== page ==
Language · Word of the week

Word of the week: homophone

Homophones: words which sound the same but are spelt differently, like “their” and “there”, and indeed “they’re”. They formed part of my 9-year-old daughter’s homework again at the weekend and we have been discussing them on the way to school.

Most commonly there are pairs of homophones, like “pail” and “pale” – the former was a word that my daughter learnt from the time we spent reading “The Lion, the Witch and the Wardrobe”. If I hadn’t read that page aloud (when Mr Beaver goes out to catch some fish, soon after the four children arrive together in Narnia) she might not have learnt until some future time that a pail is a bucket (and a hatchet is a kind of axe). Other common examples: “main” and “mane” (lions again), “sale” and “sail” and “tale” and “tail”.

But we are on the look-out for Homophone Triples, and trying to work them into sentences, like this one: “I rode my bicycle down the road, got to the river and rowed to the other side”. There are probably websites that can do this stuff for you but to me this seems like a good example of where you should test your vocabulary and memory first, try and work things out, rather than read through a list that someone else has compiled. So, before reading to the end of this piece you might want to come up with a few of your own. It gets easier with practice.

The Guardian newspaper’s “Corrections and clarifications column editor” often refers to “Homophone Corner”, as in this example from last year: “However, with success has come scrutiny, causing a bumpy few days as reporters poured over the party’s proposals”. It should read “pored over”, but sometimes the homophone provides a more interesting image, such as reporters “pouring” all over a document.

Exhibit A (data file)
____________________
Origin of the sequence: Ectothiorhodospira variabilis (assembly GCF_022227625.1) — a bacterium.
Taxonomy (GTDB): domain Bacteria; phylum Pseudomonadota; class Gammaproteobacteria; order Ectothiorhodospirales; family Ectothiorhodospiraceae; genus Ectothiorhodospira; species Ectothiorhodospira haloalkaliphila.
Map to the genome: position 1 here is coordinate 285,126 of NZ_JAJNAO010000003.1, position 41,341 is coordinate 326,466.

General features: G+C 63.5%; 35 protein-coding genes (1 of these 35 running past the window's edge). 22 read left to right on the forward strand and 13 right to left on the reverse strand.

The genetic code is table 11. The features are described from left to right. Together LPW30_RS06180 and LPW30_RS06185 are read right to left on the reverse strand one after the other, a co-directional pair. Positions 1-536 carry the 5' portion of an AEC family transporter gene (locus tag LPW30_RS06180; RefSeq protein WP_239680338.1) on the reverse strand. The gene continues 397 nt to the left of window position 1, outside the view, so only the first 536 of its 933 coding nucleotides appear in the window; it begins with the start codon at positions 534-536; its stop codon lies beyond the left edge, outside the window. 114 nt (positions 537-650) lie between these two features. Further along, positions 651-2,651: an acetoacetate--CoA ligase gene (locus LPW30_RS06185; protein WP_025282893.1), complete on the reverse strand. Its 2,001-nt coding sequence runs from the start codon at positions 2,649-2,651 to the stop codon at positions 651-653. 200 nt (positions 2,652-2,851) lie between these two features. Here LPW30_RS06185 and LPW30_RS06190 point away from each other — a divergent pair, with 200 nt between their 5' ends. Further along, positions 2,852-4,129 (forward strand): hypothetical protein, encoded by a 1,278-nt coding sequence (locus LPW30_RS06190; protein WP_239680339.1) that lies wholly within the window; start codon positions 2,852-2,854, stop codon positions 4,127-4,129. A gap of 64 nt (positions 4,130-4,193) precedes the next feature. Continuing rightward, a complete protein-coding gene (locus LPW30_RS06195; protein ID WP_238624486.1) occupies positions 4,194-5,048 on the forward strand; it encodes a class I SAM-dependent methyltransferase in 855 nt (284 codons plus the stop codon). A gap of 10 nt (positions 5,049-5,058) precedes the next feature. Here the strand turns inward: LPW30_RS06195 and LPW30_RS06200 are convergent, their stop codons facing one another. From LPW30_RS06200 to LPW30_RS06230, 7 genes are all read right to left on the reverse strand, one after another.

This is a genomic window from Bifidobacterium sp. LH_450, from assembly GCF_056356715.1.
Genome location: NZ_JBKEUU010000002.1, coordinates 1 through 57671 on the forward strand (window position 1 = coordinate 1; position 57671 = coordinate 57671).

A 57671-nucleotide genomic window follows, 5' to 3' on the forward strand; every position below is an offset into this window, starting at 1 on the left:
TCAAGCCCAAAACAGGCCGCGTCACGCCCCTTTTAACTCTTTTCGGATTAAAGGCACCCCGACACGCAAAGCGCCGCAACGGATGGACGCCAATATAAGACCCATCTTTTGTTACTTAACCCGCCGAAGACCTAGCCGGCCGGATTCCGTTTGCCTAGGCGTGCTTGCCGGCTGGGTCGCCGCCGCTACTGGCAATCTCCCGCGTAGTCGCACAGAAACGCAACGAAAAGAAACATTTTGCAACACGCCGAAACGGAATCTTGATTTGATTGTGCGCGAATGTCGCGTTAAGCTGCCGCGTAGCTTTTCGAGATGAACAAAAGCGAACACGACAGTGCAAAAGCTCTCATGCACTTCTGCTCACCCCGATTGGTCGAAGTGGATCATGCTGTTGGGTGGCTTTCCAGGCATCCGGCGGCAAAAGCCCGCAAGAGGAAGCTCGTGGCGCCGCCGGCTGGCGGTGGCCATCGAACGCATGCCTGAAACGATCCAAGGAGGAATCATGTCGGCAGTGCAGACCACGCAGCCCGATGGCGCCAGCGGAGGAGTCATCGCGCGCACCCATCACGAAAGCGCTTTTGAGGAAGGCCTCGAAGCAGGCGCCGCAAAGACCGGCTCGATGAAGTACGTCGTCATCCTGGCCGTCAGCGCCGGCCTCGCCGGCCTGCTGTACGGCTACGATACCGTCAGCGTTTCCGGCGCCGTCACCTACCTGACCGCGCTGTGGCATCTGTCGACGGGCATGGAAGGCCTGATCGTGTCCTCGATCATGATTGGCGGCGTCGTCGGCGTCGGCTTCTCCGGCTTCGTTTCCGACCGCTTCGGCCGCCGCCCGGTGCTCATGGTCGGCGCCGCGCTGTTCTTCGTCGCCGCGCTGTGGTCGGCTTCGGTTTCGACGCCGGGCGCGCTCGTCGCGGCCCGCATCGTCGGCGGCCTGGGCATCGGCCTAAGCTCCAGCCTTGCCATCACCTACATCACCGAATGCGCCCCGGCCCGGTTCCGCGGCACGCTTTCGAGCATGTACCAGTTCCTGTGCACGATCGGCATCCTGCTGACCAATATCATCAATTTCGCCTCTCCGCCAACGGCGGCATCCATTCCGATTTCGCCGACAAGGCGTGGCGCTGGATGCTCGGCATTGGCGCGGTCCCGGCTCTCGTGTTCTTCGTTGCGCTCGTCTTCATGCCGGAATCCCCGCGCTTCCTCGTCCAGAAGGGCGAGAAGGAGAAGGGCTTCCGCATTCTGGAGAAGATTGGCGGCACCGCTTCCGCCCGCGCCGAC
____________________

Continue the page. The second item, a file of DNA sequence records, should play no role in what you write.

I came across something similar in an IMDB review of the new “Dad’s Army” movie, someone describing “Nazi hoards” rather than “Nazi hordes”, though it immediately got me thinking about the likelihood of treasure and artworks looted by the Nazis and still languishing in Swiss bank accounts 70 years after the end of World War Two. And then I wondered if “hoard”, “horde” and “whored” could be counted as a Homophone Triple, but not one that I’d want to discuss with the children. It’s all down to the pronunciation. A common Irish pronunciation of “whore” is “hoo-er”, but it’s not a word that I ever use. Here in West London “witch” and “which” would be considered as homophones, but not in Scotland, where the “h” is generally pronounced in the “wh” sound in words like “which” and “what” and “wheat”.

“Pour”, “pore” and “poor” are a Homophone Triple and at a stretch (if you never pronounce the “r” at the end of words) you might even include “paw” to make it a Quadruple, but for me that’s going too far (not “two far” or, as seems to be obligatory on many social media posts, “to far”).

Like adverbs (in these pieces from January and February) this will probably play on my mind and lead to a separate post with dozens of examples but for now I’ll leave you with two sentences that use the only possible Homophone Quadruples that I’ve come up with so far.

I was outside Ray’s house – this was just before someone tried to raze it to the ground – and attempted to raise my eyes, but the sun’s rays were too strong.

“Bye”, he said, as he went by, off to buy something, and his friends still wondered if he was straight, or gay, or bi.

(No, I won’t be running that last one by the children for a while.)


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